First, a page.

During a trip to sell her clothes and fishing lures, Tangerine informs Dodger about the nature of the business. Be it selling questionable attire to elbow-and-knee-dancers at underage dance clubs or panhandling is left to viewer speculation. Juice shows up once again, cementing his role as the heel and ticking that last box on his dickhead checklist after taking all of Tangerine's earnings for the night.

At this point we're brought back to the kids and learn that some of their fellows are missing. 
As they search other garbage pails, they mention Ultra Violet, and Banana Anna (originally Anna Banana), two legit characters who are MIA.

They're concerned with their friends but seem to have no recollection of how, when, or where they were lost. I guess the pail-searching is founded but contradicting to the earlier notion that ugly people are just as well, by insinuating they should all be found in garbage cans.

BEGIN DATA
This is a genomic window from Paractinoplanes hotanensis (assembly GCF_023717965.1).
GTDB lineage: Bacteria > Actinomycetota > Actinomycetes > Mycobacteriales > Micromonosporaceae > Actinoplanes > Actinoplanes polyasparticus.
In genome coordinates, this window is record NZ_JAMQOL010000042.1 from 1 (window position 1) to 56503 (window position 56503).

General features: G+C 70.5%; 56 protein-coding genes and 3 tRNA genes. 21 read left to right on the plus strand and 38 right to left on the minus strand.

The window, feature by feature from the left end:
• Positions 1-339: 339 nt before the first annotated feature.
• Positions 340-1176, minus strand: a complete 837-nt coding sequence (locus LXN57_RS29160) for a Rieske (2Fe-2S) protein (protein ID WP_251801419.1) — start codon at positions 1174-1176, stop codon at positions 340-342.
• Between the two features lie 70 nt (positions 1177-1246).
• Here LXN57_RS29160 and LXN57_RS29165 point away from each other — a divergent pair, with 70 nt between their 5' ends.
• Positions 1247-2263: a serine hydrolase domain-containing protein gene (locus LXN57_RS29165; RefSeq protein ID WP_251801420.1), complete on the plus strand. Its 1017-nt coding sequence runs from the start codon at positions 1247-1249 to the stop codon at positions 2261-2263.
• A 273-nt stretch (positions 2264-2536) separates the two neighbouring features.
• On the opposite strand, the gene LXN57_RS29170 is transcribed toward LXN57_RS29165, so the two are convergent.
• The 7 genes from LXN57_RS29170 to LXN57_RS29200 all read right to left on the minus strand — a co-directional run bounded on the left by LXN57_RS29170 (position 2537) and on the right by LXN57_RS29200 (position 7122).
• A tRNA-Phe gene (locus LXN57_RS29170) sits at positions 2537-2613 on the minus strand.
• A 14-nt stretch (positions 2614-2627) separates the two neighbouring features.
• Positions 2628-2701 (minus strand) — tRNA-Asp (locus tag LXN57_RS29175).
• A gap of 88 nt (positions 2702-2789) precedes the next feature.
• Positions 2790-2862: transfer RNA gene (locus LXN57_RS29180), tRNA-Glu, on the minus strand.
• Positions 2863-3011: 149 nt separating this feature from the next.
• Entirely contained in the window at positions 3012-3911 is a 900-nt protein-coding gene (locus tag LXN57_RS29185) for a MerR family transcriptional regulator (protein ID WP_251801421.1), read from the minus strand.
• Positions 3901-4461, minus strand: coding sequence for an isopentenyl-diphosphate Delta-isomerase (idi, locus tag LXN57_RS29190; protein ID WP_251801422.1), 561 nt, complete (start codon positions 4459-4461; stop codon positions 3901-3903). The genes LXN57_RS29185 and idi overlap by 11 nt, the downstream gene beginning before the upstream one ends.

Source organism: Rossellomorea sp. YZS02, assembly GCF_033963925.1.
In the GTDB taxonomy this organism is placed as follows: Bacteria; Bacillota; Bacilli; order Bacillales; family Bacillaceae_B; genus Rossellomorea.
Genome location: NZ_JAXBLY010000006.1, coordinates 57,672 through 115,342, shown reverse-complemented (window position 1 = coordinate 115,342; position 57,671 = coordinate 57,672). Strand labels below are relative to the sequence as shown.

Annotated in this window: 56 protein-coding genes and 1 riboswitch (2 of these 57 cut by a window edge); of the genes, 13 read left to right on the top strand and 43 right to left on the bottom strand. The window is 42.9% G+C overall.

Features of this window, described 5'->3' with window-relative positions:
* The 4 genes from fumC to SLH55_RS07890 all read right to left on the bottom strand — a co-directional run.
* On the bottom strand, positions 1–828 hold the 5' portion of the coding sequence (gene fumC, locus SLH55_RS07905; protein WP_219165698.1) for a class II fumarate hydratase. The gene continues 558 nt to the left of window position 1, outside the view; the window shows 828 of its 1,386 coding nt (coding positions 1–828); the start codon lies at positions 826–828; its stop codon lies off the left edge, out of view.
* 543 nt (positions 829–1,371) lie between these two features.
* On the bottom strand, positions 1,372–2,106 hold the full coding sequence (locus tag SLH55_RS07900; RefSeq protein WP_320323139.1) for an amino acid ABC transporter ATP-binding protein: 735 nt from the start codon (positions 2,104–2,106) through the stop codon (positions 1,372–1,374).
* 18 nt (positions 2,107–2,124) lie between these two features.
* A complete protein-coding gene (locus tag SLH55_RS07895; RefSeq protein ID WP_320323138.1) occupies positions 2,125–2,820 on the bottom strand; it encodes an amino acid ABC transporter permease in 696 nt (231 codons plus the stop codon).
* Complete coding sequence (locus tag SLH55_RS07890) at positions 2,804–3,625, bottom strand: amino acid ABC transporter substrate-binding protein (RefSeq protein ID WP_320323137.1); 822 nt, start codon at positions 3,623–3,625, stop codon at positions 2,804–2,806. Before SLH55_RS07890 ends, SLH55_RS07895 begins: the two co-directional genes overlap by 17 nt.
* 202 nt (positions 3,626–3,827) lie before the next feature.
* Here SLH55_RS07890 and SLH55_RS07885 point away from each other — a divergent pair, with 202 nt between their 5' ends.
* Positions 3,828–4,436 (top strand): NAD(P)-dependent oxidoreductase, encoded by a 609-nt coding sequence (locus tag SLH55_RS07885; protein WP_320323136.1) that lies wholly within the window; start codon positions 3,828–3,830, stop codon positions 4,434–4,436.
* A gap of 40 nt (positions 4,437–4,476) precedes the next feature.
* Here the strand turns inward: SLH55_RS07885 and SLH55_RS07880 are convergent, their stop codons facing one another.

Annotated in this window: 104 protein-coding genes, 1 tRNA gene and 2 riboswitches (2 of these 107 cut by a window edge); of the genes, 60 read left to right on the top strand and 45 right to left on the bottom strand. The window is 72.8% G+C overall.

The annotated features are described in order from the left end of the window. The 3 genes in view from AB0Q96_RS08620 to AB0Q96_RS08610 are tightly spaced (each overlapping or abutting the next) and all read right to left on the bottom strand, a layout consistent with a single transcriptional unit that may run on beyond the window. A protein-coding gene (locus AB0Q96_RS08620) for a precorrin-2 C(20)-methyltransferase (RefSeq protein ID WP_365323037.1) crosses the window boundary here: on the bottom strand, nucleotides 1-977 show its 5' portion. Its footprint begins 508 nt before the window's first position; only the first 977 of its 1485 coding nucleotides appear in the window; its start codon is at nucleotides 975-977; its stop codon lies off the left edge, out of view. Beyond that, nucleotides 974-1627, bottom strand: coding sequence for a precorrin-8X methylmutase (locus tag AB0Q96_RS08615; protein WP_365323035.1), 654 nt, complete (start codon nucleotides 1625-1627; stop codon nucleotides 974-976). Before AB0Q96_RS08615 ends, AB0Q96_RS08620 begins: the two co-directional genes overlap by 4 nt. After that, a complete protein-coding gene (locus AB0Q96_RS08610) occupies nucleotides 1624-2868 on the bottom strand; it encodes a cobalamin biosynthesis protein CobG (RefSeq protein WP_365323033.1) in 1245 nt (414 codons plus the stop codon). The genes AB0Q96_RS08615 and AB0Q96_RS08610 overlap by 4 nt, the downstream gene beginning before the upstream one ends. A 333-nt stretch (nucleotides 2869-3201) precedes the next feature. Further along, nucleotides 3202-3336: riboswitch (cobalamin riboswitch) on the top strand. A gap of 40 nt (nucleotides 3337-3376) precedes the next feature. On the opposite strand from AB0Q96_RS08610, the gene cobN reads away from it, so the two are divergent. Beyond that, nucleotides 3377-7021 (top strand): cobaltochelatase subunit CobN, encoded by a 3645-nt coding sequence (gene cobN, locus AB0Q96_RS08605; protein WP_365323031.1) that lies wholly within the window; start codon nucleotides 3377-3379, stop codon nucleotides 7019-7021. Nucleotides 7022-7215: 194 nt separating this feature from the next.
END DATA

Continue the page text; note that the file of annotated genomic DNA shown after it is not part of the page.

As Dodger's relationship with the kids matures, he learns that they can sew - a collective talent they somehow all share despite their varying degrees of physical deformity and mental shortcomings.
Nevertheless their effort is spot-on and professional, also surprisingly clean considering the amount of  bodily fluids involved with their day to day existence.
Tangerine puts in an order and Dodger immediately interns the kids into labor, to create the needed demand within a grossly unrealistic deadline.
The solution rests on the film's singular musical number - a laborious song about friendship and working together during which they break into a tailor shop and steal the needed tools to complete their task. Dodger drives them with conviction, but they shirk their duties after he leaves and sneak into a movie theater. Once there they proceed to thieve food and be generally disruptive. Continuing their brand of destruction, they later crash a biker bar and cause a brawl. At this point one would think the only theme the movie has championed is that ugly people are easily manipulated, aggressive thugs who steal and break stuff. However, when Windy Winston befriends a biker after farting off a dude's mustache - a more universal tone is fleshed out - that of the lowest common denominator - showing us that Winston's man-salute signifies that great resonance of truth which brings us all together.